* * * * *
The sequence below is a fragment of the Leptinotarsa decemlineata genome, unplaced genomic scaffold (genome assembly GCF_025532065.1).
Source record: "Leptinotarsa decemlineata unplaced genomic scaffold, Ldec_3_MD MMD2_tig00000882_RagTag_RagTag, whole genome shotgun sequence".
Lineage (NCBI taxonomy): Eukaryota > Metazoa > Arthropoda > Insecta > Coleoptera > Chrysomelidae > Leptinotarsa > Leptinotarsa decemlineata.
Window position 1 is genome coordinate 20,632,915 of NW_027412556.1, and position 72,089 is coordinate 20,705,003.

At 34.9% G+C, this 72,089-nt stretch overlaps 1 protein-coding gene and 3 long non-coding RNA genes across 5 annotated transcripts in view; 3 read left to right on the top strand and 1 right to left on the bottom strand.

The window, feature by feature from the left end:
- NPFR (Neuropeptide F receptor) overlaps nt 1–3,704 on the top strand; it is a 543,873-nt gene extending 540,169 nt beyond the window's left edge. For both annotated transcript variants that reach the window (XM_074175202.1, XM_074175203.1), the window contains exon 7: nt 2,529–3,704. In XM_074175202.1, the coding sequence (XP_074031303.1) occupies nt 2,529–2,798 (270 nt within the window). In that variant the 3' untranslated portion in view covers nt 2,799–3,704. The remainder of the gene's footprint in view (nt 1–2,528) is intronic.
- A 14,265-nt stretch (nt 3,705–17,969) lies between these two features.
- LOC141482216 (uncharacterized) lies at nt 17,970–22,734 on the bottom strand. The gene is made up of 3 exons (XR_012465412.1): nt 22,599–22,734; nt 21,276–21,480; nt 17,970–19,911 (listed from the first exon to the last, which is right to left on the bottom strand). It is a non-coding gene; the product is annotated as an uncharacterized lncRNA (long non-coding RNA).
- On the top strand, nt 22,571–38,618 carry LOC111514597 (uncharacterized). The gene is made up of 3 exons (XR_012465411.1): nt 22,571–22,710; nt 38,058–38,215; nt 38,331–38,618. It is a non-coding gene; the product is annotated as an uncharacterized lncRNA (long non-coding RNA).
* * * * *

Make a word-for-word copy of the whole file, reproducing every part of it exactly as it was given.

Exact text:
The sequence below is a fragment of the Leptinotarsa decemlineata genome, unplaced genomic scaffold (genome assembly GCF_025532065.1).
Source record: "Leptinotarsa decemlineata unplaced genomic scaffold, Ldec_3_MD MMD2_tig00000882_RagTag_RagTag, whole genome shotgun sequence".
Lineage (NCBI taxonomy): Eukaryota > Metazoa > Arthropoda > Insecta > Coleoptera > Chrysomelidae > Leptinotarsa > Leptinotarsa decemlineata.
Window position 1 is genome coordinate 20,632,915 of NW_027412556.1, and position 72,089 is coordinate 20,705,003.

At 34.9% G+C, this 72,089-nt stretch overlaps 1 protein-coding gene and 3 long non-coding RNA genes across 5 annotated transcripts in view; 3 read left to right on the top strand and 1 right to left on the bottom strand.

The window, feature by feature from the left end:
- NPFR (Neuropeptide F receptor) overlaps nt 1–3,704 on the top strand; it is a 543,873-nt gene extending 540,169 nt beyond the window's left edge. For both annotated transcript variants that reach the window (XM_074175202.1, XM_074175203.1), the window contains exon 7: nt 2,529–3,704. In XM_074175202.1, the coding sequence (XP_074031303.1) occupies nt 2,529–2,798 (270 nt within the window). In that variant the 3' untranslated portion in view covers nt 2,799–3,704. The remainder of the gene's footprint in view (nt 1–2,528) is intronic.
- A 14,265-nt stretch (nt 3,705–17,969) lies between these two features.
- LOC141482216 (uncharacterized) lies at nt 17,970–22,734 on the bottom strand. The gene is made up of 3 exons (XR_012465412.1): nt 22,599–22,734; nt 21,276–21,480; nt 17,970–19,911 (listed from the first exon to the last, which is right to left on the bottom strand). It is a non-coding gene; the product is annotated as an uncharacterized lncRNA (long non-coding RNA).
- On the top strand, nt 22,571–38,618 carry LOC111514597 (uncharacterized). The gene is made up of 3 exons (XR_012465411.1): nt 22,571–22,710; nt 38,058–38,215; nt 38,331–38,618. It is a non-coding gene; the product is annotated as an uncharacterized lncRNA (long non-coding RNA).